History of Yazoo County


Yazoo. The word rolls off the tongue, bringing to mind a fabled land of lush, rolling hills rising abruptly from the fertile flatlands of the Mississippi Delta.

Yazoo County – where these picturesque hills meet broad, open fields has struck visitors for almost two centuries, providing, surpassing, scenic vistas and a diverse economic base.

Gifted with a colorful history, abundant forests and wildlife, thriving industries and an unparalleled agricultural economy, Yazoo County offers a unique range of opportunities for residents and visitors alike.

For most, the dominant impression of Yazoo County is the sudden appearance of the Delta, stretching to the horizon from the top of the last, long hill from which Yazoo City’s Broadway Street descends.

Yazoo County’s geographic location has long been a major factor in its history. Civil War gunboats plied the waters of the Yazoo River winding past Satartia and Yazoo City.

The river provided early trade as farmers from Eden, Holly Bluff and all points in between shipped their cotton to market aboard steamboats bound for New Orleans. The shady hills offered welcome relief from the summer heat and refuge from floods before levees tamed the Yazoo River The Delta, in turn, provided fertile ground for the agricultural economy upon which Yazoo County depended.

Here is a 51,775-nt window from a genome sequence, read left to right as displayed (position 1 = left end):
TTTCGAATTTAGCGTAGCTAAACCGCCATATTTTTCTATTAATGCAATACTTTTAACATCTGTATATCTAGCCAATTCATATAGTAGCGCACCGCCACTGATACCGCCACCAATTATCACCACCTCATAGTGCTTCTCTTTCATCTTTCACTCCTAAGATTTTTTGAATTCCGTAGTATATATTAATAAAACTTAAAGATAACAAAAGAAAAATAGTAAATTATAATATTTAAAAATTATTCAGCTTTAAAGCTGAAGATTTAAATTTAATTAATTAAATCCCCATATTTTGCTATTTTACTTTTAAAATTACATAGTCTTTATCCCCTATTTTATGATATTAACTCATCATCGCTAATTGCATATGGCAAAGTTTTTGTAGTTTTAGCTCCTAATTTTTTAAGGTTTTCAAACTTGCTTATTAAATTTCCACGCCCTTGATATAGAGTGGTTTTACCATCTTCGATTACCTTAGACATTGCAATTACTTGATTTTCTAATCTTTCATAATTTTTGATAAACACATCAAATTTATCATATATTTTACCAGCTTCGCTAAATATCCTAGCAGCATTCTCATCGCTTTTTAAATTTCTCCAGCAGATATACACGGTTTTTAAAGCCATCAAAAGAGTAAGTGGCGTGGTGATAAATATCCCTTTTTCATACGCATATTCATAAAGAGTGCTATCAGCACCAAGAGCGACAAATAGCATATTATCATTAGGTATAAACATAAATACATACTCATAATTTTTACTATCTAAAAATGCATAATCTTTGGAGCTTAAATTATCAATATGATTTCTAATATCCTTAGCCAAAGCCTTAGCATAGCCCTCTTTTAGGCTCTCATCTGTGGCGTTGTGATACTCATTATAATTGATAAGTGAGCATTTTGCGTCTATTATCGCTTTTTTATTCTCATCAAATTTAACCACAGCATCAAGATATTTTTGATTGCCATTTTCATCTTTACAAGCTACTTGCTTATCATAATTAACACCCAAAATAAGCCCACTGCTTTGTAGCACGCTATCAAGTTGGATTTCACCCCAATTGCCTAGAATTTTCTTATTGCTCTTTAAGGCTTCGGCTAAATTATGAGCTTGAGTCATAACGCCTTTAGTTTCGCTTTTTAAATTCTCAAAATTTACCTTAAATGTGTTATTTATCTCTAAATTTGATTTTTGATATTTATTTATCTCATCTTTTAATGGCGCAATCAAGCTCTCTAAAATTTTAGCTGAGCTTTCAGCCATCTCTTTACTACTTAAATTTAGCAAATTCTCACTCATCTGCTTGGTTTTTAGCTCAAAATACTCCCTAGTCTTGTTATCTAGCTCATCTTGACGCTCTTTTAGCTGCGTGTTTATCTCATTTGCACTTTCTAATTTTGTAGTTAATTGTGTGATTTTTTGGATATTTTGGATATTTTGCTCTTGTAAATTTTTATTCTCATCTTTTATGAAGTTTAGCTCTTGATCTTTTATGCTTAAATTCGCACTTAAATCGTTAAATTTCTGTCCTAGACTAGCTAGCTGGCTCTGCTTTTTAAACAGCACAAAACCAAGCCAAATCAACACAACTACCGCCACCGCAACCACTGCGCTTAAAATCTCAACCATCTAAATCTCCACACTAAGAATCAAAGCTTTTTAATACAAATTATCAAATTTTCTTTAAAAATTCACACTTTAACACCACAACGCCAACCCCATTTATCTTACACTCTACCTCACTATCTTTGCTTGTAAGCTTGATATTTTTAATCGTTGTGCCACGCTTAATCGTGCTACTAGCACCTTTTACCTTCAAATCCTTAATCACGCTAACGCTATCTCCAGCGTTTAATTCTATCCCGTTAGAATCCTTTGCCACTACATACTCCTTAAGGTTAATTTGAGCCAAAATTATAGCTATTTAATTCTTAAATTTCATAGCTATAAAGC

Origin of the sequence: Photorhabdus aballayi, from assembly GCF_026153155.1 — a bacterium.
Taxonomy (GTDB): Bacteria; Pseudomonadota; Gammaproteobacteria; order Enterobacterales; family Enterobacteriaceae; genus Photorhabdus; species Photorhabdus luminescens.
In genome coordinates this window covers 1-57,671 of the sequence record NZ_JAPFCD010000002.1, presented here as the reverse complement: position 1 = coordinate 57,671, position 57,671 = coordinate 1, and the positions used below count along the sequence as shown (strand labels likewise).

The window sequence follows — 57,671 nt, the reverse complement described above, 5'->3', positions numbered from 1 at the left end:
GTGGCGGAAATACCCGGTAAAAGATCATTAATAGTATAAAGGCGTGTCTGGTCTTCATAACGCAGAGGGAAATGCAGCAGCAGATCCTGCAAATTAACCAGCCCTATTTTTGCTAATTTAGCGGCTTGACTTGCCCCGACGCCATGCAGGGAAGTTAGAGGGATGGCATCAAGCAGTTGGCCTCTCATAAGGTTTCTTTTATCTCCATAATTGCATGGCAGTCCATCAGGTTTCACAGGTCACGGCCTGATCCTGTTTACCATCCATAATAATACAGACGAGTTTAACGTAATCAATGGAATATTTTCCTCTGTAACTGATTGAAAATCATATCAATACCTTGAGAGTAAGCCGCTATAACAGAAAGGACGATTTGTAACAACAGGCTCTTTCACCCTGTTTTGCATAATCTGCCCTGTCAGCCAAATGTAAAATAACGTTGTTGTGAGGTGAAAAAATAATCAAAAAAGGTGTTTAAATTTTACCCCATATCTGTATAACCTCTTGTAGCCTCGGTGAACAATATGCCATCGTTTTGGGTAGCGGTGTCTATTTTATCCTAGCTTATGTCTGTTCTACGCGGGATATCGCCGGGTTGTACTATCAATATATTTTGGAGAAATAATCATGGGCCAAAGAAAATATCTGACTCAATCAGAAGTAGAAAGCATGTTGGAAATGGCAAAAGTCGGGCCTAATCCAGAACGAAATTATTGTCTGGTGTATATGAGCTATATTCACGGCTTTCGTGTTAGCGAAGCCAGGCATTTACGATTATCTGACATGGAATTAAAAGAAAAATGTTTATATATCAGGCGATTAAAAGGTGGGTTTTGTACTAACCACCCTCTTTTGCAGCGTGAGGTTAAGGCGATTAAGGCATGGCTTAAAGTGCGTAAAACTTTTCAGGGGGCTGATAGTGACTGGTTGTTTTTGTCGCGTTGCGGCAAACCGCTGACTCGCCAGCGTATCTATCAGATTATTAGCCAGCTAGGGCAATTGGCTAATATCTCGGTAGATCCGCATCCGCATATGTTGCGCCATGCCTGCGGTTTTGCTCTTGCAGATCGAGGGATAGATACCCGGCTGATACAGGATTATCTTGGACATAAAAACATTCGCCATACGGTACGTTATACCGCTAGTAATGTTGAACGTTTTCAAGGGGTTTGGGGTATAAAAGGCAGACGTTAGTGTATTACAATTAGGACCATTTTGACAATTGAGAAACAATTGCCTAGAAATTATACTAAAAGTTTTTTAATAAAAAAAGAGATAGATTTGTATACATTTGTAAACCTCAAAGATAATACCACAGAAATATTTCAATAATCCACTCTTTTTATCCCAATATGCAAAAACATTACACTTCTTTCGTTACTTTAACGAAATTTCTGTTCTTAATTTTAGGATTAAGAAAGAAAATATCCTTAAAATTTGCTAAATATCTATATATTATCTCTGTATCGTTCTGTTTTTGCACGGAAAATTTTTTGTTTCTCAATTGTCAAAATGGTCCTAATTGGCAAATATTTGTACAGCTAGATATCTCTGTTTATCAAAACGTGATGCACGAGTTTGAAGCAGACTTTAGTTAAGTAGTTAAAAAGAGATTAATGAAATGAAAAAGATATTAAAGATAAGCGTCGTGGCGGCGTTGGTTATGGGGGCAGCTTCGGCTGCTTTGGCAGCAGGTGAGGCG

Yazoo City – the county seat and principle city – was originally named Manchester It was laid out in the 1830s on acreage owned by a half French, half Choctaw Indian planter named Greenwood Leflore.

Fire destroyed some Yazoo City homes and most of its businesses in 1904, but the central business district was rebuilt in turn-of-the-century splendor Local lore places blame for the fire on “The Witch of Yazoo,” who was chronicled in Pulitzer Prize winning author and Yazoo City native Willie Morris’ novel, Good Old Boy.

In the Delta, the flat terrain gives way to a different perspective. Open roads and rows of crops make beelines for the horizon. Here the landscape is broken only by occasional homes and farm buildings, catfish ponds, serpentine rivers, lakes and bayous. The Delta National Forest and two national wildlife refuges provide an expanse of hardwood timber teeming with fish and wildlife.

The diverse culture of Yazoo County has produced a range of notable residents including the late comedian Jerry Clower; authors the late Willie Morris and Zig Ziglar; actress Stella Stevens and blues singers Gatemouth Moore and Jack Owens.

Whatever your interest – history; the arts, shopping, recreation or commerce – you’ll find what you’re looking for where the Delta meets the hills in Yazoo County.

Soak up some Yazoo!